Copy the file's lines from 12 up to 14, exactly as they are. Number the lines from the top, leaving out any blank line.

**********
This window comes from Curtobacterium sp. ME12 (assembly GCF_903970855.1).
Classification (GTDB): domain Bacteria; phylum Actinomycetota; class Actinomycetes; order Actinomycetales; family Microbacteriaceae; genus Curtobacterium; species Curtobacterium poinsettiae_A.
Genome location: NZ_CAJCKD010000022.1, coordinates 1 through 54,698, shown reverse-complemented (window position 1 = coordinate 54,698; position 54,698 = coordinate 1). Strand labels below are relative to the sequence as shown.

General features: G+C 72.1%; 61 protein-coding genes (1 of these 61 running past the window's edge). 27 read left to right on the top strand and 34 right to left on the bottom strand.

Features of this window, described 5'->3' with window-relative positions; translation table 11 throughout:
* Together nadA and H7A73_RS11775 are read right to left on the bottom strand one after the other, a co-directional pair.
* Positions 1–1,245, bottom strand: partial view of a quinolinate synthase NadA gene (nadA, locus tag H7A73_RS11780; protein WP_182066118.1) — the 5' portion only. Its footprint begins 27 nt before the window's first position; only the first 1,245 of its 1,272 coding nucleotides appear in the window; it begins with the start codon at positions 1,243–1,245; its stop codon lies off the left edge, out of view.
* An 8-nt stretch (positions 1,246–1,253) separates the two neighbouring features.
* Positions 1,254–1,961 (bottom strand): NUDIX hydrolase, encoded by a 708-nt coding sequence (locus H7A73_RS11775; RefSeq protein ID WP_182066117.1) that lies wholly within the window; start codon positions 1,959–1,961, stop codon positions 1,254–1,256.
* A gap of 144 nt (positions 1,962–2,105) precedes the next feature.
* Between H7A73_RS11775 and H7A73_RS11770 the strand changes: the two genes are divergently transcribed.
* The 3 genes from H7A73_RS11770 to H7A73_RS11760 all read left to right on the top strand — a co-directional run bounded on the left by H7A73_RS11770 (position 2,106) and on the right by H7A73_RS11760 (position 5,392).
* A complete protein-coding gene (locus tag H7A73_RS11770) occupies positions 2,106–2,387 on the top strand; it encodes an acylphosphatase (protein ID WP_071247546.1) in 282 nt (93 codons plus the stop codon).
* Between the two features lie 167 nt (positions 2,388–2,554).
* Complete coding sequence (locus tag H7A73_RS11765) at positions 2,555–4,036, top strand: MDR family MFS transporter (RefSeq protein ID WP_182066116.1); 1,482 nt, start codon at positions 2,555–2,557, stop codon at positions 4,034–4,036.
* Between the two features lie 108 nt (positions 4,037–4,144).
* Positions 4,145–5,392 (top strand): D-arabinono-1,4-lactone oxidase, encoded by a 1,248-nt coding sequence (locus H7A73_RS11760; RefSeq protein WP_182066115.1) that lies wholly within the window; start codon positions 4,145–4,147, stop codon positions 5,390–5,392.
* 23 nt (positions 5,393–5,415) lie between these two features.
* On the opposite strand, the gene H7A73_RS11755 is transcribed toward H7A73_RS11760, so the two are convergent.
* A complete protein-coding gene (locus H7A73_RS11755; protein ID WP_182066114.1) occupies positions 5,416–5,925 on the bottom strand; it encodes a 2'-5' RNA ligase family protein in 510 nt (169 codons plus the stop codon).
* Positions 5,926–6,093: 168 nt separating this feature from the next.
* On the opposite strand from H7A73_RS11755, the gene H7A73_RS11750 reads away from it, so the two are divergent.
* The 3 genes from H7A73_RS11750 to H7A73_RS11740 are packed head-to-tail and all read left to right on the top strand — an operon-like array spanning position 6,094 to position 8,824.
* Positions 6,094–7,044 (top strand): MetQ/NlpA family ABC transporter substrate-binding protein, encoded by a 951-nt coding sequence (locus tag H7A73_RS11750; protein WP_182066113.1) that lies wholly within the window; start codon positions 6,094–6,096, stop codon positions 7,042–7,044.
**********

* The 3 genes from H7A73_RS11770 to H7A73_RS11760 all read left to right on the top strand — a co-directional run bounded on the left by H7A73_RS11770 (position 2,106) and on the right by H7A73_RS11760 (position 5,392).
* A complete protein-coding gene (locus tag H7A73_RS11770) occupies positions 2,106–2,387 on the top strand; it encodes an acylphosphatase (protein ID WP_071247546.1) in 282 nt (93 codons plus the stop codon).
* Between the two features lie 167 nt (positions 2,388–2,554).